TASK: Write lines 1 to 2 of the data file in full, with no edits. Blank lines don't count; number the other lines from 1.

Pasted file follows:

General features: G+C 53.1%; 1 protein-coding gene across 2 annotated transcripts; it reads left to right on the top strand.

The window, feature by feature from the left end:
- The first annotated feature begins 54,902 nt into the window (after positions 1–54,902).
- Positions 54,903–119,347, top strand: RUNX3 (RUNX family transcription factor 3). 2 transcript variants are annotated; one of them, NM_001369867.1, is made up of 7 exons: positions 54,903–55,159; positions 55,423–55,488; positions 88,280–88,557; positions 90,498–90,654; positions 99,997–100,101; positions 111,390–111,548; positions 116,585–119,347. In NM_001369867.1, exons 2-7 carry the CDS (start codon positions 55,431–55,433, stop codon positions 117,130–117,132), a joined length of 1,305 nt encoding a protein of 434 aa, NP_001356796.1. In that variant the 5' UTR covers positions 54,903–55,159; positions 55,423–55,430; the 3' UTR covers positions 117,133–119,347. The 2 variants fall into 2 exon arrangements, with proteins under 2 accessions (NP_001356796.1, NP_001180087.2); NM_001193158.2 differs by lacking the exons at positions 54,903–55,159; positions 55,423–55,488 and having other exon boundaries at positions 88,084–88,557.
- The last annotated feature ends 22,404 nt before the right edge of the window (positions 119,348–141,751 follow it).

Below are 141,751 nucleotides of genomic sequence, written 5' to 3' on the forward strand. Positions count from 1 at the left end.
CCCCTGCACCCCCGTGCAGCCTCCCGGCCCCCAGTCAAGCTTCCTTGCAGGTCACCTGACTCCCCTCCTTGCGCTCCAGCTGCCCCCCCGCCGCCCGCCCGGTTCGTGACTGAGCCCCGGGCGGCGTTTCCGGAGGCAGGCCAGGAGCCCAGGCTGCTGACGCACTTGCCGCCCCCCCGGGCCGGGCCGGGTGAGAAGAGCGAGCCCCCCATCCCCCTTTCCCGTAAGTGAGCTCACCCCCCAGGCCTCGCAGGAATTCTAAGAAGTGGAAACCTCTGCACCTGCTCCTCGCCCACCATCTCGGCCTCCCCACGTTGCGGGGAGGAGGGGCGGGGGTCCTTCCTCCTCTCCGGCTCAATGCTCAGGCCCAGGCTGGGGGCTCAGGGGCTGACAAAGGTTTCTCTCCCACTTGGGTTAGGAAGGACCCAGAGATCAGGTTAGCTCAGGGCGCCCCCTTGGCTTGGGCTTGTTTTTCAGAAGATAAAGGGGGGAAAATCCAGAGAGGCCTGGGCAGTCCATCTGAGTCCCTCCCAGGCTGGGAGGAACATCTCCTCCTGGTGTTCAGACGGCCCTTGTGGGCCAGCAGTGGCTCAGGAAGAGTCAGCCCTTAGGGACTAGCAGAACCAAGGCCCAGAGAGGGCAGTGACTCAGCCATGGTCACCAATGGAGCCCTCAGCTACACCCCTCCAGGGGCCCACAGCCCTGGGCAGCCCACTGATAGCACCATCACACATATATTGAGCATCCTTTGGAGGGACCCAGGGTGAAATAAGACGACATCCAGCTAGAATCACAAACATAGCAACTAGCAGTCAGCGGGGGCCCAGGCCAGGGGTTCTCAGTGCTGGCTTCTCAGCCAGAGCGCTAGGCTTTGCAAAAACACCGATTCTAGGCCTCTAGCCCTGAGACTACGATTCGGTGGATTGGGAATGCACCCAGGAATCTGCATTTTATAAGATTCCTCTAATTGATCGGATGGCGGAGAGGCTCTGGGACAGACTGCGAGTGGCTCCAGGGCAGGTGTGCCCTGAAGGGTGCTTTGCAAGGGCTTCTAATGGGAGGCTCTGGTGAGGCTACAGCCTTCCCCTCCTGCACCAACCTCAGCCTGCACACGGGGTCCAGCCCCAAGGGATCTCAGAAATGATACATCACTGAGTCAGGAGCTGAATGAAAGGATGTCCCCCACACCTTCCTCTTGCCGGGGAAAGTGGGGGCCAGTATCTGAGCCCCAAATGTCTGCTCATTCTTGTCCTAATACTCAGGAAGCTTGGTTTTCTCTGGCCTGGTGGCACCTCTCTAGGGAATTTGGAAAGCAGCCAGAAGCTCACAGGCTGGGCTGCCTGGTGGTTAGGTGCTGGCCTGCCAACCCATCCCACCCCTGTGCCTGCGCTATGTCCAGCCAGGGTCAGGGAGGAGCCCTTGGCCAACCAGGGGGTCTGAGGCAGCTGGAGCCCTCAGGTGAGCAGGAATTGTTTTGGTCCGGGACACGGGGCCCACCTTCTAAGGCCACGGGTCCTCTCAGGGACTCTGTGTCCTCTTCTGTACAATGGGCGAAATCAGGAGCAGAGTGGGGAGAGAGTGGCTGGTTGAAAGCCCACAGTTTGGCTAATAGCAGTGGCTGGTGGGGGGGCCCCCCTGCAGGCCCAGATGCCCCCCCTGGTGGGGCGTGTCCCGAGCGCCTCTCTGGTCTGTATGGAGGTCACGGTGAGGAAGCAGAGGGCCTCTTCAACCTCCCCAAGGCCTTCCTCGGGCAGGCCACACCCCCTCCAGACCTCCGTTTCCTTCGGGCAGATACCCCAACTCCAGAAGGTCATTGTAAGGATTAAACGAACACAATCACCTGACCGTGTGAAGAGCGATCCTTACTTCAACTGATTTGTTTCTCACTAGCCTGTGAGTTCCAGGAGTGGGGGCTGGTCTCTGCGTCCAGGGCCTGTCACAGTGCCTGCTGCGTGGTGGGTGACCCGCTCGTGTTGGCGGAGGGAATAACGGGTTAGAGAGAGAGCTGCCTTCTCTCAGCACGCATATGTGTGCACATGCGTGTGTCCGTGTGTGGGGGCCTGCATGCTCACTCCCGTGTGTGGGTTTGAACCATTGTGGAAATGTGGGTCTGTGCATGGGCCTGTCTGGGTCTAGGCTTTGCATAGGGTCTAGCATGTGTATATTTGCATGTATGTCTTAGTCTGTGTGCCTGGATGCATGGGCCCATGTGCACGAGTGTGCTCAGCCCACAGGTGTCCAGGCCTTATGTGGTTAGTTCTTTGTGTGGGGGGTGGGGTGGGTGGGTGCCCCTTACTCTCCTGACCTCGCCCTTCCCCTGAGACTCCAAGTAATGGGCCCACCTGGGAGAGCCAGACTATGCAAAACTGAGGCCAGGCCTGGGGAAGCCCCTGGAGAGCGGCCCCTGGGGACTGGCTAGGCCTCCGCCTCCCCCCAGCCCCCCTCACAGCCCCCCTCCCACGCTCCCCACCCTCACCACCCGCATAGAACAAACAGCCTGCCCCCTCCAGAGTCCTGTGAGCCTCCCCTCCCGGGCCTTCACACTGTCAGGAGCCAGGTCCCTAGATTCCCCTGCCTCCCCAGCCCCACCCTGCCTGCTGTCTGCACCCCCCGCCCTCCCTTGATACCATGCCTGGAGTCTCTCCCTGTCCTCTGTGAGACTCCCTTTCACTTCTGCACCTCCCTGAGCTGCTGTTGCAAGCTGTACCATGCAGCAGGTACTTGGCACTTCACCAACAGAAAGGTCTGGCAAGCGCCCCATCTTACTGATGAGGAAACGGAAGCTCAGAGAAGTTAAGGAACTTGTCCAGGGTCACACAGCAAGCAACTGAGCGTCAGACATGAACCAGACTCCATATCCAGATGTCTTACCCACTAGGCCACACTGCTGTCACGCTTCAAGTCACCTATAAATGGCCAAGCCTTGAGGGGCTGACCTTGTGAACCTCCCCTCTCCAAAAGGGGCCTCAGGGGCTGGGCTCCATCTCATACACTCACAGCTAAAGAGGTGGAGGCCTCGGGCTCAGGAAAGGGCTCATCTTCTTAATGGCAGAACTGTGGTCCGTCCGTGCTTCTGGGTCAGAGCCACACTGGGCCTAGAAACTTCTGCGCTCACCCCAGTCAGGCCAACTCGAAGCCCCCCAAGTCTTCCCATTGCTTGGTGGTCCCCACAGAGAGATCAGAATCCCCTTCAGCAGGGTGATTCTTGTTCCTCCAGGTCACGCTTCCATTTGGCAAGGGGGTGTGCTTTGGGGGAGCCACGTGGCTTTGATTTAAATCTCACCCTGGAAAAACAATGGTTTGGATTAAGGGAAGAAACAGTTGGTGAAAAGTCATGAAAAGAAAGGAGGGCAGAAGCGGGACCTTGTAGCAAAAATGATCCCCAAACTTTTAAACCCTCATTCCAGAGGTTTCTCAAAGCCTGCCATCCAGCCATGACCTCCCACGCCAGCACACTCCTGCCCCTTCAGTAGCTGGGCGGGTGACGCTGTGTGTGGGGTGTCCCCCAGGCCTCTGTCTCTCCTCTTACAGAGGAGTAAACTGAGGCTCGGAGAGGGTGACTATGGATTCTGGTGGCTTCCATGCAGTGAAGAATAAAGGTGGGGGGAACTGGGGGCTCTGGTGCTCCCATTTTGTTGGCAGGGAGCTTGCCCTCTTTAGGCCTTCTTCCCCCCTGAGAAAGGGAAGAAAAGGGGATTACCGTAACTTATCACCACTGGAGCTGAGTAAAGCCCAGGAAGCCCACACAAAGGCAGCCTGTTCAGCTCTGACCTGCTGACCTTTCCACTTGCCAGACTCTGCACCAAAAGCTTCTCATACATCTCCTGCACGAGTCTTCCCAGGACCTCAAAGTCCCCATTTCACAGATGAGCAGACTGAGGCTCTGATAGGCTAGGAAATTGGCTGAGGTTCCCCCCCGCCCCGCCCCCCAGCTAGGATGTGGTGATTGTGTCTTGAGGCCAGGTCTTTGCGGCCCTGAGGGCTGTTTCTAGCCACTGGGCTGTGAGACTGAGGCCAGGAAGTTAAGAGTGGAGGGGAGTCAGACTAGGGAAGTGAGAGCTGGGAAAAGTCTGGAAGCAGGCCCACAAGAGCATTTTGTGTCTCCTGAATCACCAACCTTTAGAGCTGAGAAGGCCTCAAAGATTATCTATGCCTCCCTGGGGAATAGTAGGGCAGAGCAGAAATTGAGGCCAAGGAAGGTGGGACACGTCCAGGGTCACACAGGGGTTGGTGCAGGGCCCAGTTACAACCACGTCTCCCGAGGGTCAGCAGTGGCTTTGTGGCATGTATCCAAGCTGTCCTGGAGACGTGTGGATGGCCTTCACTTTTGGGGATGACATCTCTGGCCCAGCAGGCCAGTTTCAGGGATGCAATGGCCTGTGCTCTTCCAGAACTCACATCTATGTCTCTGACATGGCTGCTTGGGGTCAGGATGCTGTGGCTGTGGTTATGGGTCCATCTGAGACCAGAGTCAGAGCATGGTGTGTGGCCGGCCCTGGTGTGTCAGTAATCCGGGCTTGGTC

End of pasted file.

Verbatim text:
General features: G+C 53.1%; 1 protein-coding gene across 2 annotated transcripts; it reads left to right on the top strand.

The window, feature by feature from the left end: